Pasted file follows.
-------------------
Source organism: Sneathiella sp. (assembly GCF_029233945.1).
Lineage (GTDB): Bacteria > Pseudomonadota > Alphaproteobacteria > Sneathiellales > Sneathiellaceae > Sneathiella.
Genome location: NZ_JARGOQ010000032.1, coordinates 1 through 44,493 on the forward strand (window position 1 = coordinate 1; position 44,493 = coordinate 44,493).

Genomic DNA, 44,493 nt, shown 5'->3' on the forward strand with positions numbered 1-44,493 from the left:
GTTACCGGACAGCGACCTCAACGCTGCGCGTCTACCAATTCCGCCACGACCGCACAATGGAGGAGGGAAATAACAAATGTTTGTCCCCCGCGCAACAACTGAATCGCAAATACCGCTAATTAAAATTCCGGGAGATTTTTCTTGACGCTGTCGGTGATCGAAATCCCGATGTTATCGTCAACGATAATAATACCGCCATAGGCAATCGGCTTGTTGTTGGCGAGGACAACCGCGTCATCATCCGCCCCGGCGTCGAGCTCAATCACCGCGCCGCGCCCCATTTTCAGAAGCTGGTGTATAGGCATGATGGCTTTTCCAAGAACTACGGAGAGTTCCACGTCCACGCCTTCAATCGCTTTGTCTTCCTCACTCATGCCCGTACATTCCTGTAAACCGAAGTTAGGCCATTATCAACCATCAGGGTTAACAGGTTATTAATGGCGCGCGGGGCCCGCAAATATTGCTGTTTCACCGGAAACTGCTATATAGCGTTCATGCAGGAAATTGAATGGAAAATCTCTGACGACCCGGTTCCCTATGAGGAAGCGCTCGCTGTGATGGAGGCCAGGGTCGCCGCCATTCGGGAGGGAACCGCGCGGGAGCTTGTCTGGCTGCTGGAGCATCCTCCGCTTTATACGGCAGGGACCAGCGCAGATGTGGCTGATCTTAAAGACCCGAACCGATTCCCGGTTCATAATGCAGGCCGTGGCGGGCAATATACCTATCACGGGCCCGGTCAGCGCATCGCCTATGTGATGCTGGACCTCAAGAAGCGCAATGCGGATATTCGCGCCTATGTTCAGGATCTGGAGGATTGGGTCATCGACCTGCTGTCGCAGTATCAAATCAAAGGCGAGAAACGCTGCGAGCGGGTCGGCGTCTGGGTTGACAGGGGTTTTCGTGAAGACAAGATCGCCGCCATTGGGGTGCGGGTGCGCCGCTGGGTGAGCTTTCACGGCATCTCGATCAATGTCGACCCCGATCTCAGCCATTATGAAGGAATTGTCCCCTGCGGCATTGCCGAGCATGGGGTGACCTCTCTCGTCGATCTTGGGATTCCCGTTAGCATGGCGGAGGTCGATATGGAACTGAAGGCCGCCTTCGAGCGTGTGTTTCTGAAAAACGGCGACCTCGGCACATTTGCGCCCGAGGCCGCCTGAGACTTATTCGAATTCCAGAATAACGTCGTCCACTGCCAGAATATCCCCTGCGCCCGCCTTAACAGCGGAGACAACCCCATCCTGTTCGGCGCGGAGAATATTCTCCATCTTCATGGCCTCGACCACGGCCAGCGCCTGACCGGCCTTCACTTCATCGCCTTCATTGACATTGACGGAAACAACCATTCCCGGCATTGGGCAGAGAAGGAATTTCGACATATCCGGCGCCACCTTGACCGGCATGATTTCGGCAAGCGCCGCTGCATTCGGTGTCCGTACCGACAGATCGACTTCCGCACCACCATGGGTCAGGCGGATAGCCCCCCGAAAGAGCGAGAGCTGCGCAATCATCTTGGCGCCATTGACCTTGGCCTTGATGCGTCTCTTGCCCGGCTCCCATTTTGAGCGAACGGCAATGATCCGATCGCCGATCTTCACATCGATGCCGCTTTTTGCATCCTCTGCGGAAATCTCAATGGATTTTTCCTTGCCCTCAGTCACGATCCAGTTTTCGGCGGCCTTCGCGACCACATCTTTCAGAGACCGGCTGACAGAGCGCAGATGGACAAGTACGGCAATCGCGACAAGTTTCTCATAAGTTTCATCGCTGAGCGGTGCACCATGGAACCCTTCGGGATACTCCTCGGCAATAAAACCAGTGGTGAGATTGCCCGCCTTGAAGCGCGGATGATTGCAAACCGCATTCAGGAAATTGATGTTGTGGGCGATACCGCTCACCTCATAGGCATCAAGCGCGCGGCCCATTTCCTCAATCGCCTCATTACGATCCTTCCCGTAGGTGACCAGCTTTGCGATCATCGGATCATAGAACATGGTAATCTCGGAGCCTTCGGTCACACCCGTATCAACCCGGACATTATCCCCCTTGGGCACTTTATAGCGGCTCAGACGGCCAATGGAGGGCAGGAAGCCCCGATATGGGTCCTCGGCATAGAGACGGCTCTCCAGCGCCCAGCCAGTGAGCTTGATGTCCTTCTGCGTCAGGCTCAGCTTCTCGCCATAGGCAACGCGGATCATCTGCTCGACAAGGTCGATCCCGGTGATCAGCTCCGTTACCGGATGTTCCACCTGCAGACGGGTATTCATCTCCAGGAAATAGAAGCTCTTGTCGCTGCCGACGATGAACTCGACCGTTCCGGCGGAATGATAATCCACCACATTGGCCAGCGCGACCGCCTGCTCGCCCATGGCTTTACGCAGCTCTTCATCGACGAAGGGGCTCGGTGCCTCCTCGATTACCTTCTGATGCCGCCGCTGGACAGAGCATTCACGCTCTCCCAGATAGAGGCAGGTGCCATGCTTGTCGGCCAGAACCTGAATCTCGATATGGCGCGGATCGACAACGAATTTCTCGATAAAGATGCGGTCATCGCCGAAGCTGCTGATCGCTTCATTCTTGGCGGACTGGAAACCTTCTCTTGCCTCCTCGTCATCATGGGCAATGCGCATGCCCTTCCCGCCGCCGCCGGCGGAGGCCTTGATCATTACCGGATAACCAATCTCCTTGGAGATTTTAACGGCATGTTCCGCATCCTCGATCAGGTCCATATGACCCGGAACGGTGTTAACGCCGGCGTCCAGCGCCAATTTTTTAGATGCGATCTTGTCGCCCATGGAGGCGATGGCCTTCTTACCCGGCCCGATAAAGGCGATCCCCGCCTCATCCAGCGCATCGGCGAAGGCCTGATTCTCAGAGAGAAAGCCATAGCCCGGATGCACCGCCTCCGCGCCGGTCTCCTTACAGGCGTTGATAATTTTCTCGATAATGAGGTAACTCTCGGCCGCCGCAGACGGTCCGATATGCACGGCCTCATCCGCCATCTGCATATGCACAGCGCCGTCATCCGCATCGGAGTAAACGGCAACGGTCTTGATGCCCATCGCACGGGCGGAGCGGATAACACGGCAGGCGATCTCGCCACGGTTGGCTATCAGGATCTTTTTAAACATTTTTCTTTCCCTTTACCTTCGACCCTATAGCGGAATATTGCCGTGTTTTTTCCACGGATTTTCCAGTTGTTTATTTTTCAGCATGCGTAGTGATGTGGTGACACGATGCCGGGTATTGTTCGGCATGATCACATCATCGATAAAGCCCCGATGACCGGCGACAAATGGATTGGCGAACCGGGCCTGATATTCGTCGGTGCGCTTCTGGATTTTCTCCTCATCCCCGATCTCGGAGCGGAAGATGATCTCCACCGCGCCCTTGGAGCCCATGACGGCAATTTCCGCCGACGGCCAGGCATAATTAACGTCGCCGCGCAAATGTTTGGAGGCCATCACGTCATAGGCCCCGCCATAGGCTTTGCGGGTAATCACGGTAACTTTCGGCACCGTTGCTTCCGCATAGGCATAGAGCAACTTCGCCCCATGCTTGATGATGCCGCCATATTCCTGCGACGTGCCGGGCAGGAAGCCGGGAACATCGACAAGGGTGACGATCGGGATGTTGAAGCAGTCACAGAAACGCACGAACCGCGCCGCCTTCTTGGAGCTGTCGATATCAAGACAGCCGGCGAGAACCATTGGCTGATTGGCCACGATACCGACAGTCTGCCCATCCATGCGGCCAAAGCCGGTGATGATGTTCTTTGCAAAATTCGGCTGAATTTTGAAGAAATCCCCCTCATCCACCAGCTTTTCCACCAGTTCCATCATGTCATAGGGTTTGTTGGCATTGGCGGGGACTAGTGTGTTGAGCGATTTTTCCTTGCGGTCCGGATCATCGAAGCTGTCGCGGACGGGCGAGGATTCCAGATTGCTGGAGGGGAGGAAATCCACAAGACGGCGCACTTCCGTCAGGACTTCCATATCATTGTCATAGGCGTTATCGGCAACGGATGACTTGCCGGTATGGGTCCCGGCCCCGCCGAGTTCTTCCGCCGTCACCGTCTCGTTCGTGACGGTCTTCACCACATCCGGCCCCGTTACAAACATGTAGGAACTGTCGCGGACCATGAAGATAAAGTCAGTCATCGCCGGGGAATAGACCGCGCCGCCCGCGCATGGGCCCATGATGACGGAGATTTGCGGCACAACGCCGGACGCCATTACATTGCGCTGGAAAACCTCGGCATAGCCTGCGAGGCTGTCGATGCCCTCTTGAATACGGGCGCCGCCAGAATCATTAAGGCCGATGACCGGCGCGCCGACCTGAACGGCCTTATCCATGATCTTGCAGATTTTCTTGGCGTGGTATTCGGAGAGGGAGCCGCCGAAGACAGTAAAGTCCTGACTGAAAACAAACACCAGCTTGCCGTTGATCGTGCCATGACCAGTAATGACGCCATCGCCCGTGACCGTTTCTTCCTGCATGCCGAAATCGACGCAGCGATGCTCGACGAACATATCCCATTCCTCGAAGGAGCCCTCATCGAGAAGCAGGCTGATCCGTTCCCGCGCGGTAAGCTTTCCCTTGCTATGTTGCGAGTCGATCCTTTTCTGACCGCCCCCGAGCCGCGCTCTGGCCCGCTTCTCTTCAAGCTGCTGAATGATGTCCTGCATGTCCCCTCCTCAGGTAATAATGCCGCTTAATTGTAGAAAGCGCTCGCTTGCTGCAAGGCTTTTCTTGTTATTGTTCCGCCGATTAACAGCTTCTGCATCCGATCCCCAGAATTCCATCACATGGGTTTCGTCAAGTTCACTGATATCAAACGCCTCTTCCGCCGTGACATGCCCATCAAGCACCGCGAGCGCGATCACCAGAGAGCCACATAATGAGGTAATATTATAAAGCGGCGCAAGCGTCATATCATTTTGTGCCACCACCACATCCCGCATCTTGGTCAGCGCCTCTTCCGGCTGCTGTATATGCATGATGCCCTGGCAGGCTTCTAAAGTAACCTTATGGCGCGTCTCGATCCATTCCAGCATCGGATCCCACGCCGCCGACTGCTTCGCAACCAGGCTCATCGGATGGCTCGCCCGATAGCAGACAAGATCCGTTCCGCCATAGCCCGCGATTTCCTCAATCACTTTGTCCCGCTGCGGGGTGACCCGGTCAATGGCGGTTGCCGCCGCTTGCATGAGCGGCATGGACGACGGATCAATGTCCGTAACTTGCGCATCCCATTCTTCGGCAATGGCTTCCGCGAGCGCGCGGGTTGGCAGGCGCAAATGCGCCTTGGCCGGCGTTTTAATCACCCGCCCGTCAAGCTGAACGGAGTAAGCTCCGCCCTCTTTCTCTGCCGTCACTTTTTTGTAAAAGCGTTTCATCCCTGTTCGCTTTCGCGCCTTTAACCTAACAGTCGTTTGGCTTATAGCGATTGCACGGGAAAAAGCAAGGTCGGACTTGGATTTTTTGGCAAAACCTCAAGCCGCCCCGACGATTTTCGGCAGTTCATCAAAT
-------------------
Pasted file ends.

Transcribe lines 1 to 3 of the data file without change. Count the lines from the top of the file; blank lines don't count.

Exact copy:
Source organism: Sneathiella sp. (assembly GCF_029233945.1).
Lineage (GTDB): Bacteria > Pseudomonadota > Alphaproteobacteria > Sneathiellales > Sneathiellaceae > Sneathiella.
Genome location: NZ_JARGOQ010000032.1, coordinates 1 through 44,493 on the forward strand (window position 1 = coordinate 1; position 44,493 = coordinate 44,493).